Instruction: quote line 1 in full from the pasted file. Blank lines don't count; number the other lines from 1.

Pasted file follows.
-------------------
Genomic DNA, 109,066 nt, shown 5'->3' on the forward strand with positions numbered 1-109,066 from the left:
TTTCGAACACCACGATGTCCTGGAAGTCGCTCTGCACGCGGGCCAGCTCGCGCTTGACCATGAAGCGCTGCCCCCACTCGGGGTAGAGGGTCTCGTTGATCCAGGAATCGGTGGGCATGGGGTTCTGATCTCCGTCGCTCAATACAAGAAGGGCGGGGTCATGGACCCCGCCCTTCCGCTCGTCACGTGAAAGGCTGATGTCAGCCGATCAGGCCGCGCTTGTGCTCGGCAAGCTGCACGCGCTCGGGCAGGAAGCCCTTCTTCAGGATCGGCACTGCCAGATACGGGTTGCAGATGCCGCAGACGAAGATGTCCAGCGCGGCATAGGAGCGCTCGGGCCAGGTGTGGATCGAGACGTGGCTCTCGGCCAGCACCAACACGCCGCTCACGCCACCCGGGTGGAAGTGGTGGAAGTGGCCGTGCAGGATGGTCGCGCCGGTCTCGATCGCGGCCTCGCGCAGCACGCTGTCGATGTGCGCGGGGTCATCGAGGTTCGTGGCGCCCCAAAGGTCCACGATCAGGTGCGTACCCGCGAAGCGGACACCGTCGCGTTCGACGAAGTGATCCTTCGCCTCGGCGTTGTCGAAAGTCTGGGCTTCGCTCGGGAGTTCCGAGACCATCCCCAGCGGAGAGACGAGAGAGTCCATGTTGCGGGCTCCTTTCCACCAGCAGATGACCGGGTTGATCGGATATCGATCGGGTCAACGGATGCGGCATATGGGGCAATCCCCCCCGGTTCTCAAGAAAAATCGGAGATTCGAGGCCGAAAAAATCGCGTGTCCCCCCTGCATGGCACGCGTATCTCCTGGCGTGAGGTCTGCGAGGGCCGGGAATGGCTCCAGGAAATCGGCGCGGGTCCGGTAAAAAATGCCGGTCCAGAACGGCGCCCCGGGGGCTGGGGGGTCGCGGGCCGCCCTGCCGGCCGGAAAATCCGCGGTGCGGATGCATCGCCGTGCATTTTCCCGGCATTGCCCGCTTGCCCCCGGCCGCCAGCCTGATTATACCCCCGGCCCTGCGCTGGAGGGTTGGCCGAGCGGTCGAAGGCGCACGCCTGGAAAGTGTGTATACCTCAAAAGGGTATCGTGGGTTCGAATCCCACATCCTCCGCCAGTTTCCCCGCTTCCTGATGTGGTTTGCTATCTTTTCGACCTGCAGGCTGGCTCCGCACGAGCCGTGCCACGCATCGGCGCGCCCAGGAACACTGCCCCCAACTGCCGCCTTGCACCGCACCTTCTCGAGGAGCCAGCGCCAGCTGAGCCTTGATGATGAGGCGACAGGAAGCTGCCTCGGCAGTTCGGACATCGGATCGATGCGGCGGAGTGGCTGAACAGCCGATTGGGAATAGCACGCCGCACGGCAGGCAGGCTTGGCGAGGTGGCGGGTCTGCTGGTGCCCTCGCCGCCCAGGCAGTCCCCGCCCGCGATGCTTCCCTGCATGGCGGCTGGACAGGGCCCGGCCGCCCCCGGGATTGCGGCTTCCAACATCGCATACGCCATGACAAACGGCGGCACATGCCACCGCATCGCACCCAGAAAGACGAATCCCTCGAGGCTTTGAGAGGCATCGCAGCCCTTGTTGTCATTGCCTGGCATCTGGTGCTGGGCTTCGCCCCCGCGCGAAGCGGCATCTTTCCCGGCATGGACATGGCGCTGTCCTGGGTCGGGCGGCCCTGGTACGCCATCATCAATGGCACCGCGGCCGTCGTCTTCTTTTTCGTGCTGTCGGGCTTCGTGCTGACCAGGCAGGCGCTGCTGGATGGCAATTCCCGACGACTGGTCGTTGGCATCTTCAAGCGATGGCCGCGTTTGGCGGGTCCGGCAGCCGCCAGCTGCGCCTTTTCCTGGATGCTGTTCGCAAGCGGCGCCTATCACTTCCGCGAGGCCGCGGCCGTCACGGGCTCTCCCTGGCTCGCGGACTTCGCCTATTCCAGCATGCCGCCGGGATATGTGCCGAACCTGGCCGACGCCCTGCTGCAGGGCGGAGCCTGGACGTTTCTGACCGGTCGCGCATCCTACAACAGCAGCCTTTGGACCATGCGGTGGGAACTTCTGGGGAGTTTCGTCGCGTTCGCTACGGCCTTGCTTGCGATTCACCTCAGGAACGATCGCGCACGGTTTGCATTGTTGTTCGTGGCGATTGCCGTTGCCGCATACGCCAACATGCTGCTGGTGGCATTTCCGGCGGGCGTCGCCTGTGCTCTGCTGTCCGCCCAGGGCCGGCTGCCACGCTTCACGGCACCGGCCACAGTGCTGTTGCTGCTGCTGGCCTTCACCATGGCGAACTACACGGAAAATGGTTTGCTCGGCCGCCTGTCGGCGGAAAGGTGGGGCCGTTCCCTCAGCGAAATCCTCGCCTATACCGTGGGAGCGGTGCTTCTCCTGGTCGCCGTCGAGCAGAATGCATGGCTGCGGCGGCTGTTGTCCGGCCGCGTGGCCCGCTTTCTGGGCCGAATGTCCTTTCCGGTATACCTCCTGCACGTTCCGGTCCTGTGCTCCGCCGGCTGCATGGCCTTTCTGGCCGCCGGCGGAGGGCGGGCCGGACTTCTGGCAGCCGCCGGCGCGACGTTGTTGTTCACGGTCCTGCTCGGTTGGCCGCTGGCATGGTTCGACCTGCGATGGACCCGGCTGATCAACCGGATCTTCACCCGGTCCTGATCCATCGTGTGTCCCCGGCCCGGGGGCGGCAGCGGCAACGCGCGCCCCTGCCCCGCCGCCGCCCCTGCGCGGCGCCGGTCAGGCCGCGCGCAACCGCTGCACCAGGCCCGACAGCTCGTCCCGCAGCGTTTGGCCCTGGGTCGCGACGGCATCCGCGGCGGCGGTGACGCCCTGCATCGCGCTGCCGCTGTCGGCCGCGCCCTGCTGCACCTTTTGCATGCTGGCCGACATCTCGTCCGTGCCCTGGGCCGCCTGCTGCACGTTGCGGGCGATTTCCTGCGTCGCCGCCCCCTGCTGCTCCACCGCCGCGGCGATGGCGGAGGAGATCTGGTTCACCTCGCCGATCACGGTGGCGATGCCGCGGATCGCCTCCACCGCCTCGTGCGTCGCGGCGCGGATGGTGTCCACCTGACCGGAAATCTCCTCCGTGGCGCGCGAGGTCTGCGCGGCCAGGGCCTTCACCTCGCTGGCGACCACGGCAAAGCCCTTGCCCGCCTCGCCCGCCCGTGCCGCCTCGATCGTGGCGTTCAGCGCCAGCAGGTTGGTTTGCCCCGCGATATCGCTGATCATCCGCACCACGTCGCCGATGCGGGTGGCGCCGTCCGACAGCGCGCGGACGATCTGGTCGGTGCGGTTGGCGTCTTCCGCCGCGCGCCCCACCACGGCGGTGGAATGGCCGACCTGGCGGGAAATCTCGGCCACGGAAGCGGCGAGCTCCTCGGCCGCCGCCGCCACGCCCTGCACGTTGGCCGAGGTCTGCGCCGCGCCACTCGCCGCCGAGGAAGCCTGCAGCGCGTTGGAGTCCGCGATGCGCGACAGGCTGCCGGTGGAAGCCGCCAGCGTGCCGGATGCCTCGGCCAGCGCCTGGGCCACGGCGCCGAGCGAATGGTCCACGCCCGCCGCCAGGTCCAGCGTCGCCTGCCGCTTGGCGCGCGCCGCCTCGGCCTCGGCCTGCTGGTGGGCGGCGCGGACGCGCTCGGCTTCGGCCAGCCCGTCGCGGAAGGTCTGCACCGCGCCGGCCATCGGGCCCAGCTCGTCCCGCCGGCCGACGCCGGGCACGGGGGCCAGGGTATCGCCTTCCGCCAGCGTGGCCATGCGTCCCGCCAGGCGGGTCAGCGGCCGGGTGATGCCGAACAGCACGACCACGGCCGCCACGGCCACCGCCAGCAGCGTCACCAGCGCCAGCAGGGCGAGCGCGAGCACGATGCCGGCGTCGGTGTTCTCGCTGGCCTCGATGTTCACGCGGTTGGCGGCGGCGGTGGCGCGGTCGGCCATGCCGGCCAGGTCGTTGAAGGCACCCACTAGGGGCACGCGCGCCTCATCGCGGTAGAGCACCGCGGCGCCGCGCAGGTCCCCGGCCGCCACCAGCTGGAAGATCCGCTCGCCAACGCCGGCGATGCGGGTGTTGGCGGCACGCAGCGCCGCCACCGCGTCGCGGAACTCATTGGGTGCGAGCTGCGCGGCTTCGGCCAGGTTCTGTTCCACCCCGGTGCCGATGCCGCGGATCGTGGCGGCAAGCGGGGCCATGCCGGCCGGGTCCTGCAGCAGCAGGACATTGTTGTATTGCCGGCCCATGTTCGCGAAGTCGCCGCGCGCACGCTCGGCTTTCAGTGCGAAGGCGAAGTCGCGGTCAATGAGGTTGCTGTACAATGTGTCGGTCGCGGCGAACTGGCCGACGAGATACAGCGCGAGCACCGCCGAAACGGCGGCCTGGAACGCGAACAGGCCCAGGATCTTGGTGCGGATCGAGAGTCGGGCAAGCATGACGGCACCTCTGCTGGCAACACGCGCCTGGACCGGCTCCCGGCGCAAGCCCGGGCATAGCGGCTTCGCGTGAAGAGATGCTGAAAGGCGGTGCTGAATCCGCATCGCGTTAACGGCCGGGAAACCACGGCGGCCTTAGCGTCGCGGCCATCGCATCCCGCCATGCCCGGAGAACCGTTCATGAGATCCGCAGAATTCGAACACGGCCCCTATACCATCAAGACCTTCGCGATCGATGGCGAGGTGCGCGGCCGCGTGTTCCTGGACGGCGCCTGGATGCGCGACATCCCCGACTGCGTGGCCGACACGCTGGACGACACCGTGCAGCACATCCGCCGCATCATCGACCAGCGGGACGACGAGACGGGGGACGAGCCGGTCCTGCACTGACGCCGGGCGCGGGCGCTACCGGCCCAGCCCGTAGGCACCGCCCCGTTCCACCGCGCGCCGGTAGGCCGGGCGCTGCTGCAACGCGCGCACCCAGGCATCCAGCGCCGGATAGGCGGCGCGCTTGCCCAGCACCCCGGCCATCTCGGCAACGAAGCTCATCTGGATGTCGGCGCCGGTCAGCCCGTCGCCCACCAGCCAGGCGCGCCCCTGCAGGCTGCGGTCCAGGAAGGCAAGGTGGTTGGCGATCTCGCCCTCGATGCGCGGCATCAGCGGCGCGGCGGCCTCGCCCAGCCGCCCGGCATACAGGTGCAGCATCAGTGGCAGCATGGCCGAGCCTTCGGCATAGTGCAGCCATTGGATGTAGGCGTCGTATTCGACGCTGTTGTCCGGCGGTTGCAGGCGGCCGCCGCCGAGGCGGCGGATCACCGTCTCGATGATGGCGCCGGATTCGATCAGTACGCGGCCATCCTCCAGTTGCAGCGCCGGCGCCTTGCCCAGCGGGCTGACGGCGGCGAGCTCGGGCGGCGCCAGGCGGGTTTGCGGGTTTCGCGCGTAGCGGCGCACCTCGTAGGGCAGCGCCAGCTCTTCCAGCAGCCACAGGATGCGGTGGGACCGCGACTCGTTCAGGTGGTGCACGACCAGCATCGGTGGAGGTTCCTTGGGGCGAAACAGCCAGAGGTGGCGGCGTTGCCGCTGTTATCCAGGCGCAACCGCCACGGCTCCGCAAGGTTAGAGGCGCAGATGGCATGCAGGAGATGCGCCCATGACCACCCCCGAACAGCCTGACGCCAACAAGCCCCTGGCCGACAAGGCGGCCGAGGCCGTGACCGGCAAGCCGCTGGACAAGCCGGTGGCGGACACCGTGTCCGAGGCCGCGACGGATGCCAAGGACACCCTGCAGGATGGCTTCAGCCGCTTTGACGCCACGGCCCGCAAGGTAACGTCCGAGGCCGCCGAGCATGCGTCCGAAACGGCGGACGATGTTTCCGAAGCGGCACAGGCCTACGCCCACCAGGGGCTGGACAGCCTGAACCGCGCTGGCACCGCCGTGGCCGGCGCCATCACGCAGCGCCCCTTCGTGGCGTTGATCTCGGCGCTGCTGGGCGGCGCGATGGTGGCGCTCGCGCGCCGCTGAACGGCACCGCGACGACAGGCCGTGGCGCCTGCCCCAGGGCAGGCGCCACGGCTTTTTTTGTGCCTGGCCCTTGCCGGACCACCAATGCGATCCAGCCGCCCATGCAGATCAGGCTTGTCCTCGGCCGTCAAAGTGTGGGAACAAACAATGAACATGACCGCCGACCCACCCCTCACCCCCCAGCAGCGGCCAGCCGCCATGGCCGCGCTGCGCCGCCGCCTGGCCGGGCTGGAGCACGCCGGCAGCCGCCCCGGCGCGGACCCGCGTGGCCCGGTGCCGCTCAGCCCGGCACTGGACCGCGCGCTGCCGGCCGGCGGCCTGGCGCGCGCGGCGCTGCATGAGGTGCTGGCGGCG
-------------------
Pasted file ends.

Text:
Genomic DNA, 109,066 nt, shown 5'->3' on the forward strand with positions numbered 1-109,066 from the left: